Cushing's Disease in a Child Caused by a Corticotropin-releasing Hormone-secreting Intrasellar Gangliocytoma Associated with an Adrenocorticotropic Hormone-secreting Pituitary Adenoma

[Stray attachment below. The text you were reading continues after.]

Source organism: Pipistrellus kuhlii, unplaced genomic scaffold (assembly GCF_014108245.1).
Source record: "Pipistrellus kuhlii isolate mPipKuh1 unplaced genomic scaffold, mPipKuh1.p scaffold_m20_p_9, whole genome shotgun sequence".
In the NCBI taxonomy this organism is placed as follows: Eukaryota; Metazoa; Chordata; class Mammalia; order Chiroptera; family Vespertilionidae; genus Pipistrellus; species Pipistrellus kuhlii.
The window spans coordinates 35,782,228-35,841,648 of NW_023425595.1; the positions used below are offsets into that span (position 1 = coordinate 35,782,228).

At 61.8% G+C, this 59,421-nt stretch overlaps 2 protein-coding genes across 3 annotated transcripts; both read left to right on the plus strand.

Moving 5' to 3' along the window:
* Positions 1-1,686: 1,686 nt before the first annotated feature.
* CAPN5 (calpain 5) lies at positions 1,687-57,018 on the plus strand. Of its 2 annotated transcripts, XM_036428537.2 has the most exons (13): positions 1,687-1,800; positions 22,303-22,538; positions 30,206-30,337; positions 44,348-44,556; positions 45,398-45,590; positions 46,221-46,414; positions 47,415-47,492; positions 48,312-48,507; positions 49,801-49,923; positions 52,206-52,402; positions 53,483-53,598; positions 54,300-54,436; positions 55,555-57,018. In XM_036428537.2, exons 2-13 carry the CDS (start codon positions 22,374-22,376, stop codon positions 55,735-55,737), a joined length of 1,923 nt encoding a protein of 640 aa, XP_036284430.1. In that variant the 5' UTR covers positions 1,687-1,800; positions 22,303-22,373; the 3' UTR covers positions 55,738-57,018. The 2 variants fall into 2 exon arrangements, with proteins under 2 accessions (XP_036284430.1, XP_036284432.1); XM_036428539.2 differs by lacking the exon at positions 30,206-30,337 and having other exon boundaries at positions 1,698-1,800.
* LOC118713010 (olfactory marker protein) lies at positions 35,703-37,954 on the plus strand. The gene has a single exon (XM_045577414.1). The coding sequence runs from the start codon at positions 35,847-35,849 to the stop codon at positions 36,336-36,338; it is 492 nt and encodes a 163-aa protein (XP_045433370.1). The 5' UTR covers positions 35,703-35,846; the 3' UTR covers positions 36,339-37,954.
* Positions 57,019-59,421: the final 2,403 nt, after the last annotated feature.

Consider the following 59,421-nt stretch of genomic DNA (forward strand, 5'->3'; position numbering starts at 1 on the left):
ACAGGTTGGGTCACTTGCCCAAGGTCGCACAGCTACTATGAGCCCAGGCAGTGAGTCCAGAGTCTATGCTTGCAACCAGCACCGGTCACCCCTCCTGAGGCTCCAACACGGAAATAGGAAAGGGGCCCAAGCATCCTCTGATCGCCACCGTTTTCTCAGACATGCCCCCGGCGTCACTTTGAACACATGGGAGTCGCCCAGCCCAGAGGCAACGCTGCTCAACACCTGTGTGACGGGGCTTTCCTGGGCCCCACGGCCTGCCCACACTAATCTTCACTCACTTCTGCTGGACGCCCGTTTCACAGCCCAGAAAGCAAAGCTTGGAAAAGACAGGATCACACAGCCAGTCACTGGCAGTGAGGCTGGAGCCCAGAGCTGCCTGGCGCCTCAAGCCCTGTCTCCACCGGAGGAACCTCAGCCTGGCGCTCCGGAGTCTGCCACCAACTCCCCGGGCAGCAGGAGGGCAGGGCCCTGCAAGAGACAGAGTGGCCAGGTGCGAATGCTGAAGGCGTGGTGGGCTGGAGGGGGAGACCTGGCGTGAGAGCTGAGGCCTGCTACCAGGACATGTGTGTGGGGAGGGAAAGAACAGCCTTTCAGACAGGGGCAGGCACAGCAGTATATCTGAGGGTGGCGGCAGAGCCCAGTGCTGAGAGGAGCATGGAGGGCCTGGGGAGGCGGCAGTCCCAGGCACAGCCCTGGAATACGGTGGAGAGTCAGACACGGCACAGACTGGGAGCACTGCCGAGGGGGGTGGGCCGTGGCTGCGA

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CUSHING'S DISEASE RESULTING from intrasellar corticotropin-releasing hormone (CRH)-secreting gangliocytomas is very rare, and only two such cases have been reported in the literature to date. The authors present a third case in which an adrenocorticotropic hormone-secreting pituitary adenoma was found in addition to a gangliocytoma in a 10-year-old girl with clinical and endocrinological symptoms of Cushing's disease. Computed tomographic and magnetic resonance imaging scans showed a suprasellar and parasellar tumor. A green-colored, heterogeneous tumor and a small adenoma were removed transsphenoidally. Histological examination revealed a large gangliocytoma immunoreactive for CRH and a small, mucoid cell pituitary adenoma immunoreactive for ACTH. This is the first case of such a tumor causing Cushing's disease in a child. It might exemplify induction of an ACTH-secreting pituitary adenoma by means of chronic overstimulation of CRH.

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